"John Leslie of Balquhain of Balquhain granted a procuratory of resignation of the sunny half of the town and lands of Aquhorties, Overtown, and Nethertown thereof, with the half of the mill and the mill-lands thereof, the half of the lands of Blairdaff, and the half of the lands of Woodhill, in favour of his eldest son, John Leslie, fiar of Balquhain, 31st January 1610; and resigned the said lands in the hands of George Leslie, Baron of that Ilk, as superior thereof, 21st March 1610.

"John Leslie of Balquhain of Balquhain resigned all right which he had in the lands and barony of Balquhain, in favour of John Leslie, his eldest son, 1st April 1611.

"John Leslie of Balquhain, and John Leslie, younger thereof, wadsett the lands of Craigstown, redeemable for 1700 merks, to James Glennie, alias Forbes, and Annabella Cruickshanks his spouse, 9th June 1614.

"Alexander Gordon of Cluny made an inhibition against John Leslie, elder, and John Lesly, younger, of Balquhain, proceeding upon the contract and warrandice of 15th May 1608, dated at Aberdeen, 16th September 1616.

"James Mortimer of Craigievar assigned the gift of ward and nonentry duties of Aquhorties, to John Leslie of Balquhain, 16th September 1616.

"John Leslie of Balquhain of Balquhain, and John Leslie, fiar thereof, granted a procuratory for resigning the lands and barony of Balquhain into the king’s hands, for new infeftment to be given to the said John Leslie, fiar of Balquhain, and the other heirs of tailzie therein mentioned, 6th June 1619.

"John Leslie, tenth Baron of Balquhain, granted a procuratory for resigning the lands and barony of Fetternear into the hands of Patrick, Bishop of Aberdeen, for new infeftment to be given to John Leslie, his eldest son, 3d July 1621. He also resigned the office of Constable of the Bishop’s palace, Aberdeen, in favour of Patrick, Bishop of Aberdeen.

"John Leslie, tenth Baron of Balquhain, married first, in 1564, Elizabeth Grant, daughter of the Baron of Grant, The marriage-contract is dated 15th February 1564, and by it William Leslie, ninth Baron of Balquhain, obliged himself to infeft his eldest son and apparent heir, John Leslie, and his future spouse, Elizabeth Grant, in the lands of Kirkhill. By Elizabeth Grant John Leslie had issue -

“ I. John, who succeeded as eleventh Baron of Balquhain.

“ II. William, who succeeded his nephew John as thirteenth Baron of Balquhain.

"John Leslie is said to have divorced his first wife, Elizabeth Grant.

"John Leslie married, secondly, Lady Elizabeth Hay, daughter of George, sixth Earl of Errol, by his second wife, Helen, co-heiress of Walter Bruce of Pitcullen. John Leslie of Balquhain granted a charter, 20th February 1595, to George, Earl Marischal, of the lands of Pitbee and Inveramsay, during the liftime of Lady Elizabeth Hay, spouse to the said John Leslie. By Lady Elizabeth Hay John Leslie had issue a daughter -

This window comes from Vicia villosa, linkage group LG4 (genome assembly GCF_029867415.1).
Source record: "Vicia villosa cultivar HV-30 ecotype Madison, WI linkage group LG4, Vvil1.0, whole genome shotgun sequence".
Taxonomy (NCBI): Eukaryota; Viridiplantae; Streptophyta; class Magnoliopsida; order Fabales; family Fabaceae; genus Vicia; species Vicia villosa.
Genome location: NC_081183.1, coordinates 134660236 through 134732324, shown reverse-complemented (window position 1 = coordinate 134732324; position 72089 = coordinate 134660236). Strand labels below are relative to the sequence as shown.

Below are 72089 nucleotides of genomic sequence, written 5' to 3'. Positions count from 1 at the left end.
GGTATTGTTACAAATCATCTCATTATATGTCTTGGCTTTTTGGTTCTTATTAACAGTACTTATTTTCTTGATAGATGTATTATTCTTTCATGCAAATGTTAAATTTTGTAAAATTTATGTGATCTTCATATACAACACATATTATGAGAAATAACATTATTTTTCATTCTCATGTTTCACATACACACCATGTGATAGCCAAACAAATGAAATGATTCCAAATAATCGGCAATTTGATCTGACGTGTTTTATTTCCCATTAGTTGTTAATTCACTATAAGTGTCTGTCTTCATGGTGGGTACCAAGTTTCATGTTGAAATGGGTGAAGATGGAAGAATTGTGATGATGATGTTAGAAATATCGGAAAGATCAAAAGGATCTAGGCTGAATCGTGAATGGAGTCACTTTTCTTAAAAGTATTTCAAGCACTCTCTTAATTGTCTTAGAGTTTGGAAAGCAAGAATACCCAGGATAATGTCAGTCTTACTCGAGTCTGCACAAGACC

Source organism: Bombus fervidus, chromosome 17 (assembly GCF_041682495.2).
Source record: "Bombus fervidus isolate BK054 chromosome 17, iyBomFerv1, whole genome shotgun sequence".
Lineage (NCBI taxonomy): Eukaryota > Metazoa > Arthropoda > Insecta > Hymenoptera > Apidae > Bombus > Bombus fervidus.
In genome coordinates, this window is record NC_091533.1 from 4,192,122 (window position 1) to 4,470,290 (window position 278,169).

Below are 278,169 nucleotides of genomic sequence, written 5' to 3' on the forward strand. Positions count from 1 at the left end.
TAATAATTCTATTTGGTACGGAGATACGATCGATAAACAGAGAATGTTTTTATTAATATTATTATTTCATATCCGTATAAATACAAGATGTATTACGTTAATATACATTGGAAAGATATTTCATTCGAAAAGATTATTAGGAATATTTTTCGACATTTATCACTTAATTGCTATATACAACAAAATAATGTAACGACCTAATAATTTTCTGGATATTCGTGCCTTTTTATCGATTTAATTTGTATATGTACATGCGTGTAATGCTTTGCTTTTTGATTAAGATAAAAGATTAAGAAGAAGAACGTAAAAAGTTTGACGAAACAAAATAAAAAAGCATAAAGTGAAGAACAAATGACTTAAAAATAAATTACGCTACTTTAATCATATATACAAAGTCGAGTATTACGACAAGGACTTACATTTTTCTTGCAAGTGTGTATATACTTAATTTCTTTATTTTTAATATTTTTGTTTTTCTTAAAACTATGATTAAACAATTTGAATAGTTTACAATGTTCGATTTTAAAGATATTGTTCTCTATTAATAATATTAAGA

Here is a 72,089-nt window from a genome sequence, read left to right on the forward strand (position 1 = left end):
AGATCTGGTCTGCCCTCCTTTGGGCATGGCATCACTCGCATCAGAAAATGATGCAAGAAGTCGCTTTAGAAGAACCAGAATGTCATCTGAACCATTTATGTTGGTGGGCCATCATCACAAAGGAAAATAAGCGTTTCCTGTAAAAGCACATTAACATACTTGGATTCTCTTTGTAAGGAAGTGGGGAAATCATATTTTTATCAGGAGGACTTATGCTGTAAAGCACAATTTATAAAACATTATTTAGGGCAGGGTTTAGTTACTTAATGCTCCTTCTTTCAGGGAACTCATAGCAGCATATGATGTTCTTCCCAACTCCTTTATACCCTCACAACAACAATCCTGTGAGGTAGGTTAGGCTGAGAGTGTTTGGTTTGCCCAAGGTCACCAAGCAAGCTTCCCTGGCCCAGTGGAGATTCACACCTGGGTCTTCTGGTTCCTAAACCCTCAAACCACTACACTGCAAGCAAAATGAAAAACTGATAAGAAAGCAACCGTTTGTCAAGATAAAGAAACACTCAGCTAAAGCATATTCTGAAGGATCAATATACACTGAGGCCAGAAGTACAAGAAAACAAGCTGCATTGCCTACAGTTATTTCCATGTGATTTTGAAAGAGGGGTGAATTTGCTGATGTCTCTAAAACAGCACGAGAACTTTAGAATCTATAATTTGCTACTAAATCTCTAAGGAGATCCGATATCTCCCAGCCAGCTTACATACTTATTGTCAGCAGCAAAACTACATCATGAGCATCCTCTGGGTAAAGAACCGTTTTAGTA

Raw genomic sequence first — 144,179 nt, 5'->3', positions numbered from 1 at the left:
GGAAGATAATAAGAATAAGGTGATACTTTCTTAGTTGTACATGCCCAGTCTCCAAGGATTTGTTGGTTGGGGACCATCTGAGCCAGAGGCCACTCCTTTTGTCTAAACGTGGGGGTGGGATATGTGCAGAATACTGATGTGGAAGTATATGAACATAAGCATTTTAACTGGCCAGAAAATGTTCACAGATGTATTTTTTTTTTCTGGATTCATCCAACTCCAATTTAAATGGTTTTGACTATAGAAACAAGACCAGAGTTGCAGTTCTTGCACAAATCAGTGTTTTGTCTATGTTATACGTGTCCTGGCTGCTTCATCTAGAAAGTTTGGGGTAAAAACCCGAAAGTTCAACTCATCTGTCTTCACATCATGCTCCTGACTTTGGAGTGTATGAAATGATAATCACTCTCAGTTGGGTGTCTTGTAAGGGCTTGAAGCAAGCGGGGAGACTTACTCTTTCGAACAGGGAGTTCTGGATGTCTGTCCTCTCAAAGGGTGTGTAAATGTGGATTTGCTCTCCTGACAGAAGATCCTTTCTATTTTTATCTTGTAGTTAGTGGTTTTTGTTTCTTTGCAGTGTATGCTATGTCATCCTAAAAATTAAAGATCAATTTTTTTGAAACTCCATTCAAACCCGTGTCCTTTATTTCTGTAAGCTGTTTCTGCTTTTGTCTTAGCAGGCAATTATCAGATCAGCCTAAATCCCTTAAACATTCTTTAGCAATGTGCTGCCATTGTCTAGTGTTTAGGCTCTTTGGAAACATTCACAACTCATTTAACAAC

“ Isabella, married to Alexander Hay of Dalgety.

"Lady Elizabeth Hay obtained a decreet of divorcement against her husband, John Leslie of Balquhain, before the Commissaries of Edin burh, 9th March 1597; and John Leslie, reader at the kirk of Fetternear, granted a certificate that he had read the said decreet of divorcement in the kirk of Fetternear, and proclaimed the said John Leslie his banns to marry when, where, and whom he pleased, 23d April 1598. John Leslie, fiar of Balquhain, confirmed the provision made by John Leslie of Balquhain in favour of Lady Elizabeth Hay, 23d September 1597; and Lady Elizabeth Hay, Lady Pitcullen, renounced all right which she had in the barony of Balquhain, in favour of John Leslie of Bqlquhain, her former husband, 7th April 1609.

"John Leslie married, thirdly, in 1598, Jean Erskine, daughter of Sir Alexander Erskine, Baron of Gogar, and sister of Thomas, first Earl of Kellie. The marriage-contract is blank in the date, and is without witnesses. Mr. John Lindsay, minister of Lethnal, granted a certificate that he had celebrated the marriage of John Leslie of Balquhain and Jean Erskine, 6th July 1598; and David Wilson, notary-public, executed an instrument of the solemnization of the said marriage on the same day. Jean Erskine obtained a decreet of adherence, before the Commissaries of Edinburgh, in the same year. The presbytery of Brechin accused John Leslie of Balquhain of adultery and unlawful marriage with Jean Erskine; and John Leslie and Jean Erskine defended themselves successfully against the accusation.

"It is said that all the three wives of John leslie of Balquhain were alive at the same time, and that on one occasion they were all in the same kirk of Chapel of Garioch.

"By Jean Erskine John Leslie had issue -

“ I. Alexander, who succeeded as fourteenth Baron of Balquhain.

“ II. Walter, born about 1606, who became the first Count Leslie in Germany, of whom hereafter.

“ III. Jean, married to Sir Patrick Leslie of Iden, Provost of Aberdeen.

“ IV. Elizabeth, married, first, to Gilbert Hay, brother of the Baron of Dalgety, and, secondly, to William Grant of Conglass, by whom she had a son, William Grant of Crichie, a celebrated man, who filled many honourable offices.

"It would appear that John Leslie had another son, probably a natural one, who had two sons, one a lawyer in Edinburgh in 1652, named Alexander, and the other, William, who was a bailie in Edinburgh. These two, in letters written by William, thirteenth Baron of Balquhain, and his successor, Alexander, fourteenth baron, are called the nephews of the said barons.

"John Leslie, tenth Baron of Balquhain, died in June 1622, and was succeeded by his eldest son, John Leslie, eleventh Baron of Balquhain."

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Note by Ed Wyse on Dec 30, 2009:

John Leslie, tenth Baron of Balquhain, Sheriff of Aberdeen, presided over a witch trial in Aberdeen on Apr 24, 1597 which resulted in the execution of several accused witches.

Citation: http://books.google.com/books?id=lyENAAAAYAAJ&pg=PA48#v=onepage&q=&f=false

Page 440 - 441